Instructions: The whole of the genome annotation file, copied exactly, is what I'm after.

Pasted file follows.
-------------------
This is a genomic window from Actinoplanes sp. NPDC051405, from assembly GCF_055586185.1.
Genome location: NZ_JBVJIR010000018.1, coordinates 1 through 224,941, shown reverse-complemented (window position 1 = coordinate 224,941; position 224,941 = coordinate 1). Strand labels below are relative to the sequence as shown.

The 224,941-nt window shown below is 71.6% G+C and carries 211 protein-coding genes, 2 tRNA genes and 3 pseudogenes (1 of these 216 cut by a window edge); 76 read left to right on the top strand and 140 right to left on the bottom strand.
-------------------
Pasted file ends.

This is a genomic window from Actinoplanes sp. NPDC051405, from assembly GCF_055586185.1.
Genome location: NZ_JBVJIR010000018.1, coordinates 1 through 224,941, shown reverse-complemented (window position 1 = coordinate 224,941; position 224,941 = coordinate 1). Strand labels below are relative to the sequence as shown.

The 224,941-nt window shown below is 71.6% G+C and carries 211 protein-coding genes, 2 tRNA genes and 3 pseudogenes (1 of these 216 cut by a window edge); 76 read left to right on the top strand and 140 right to left on the bottom strand.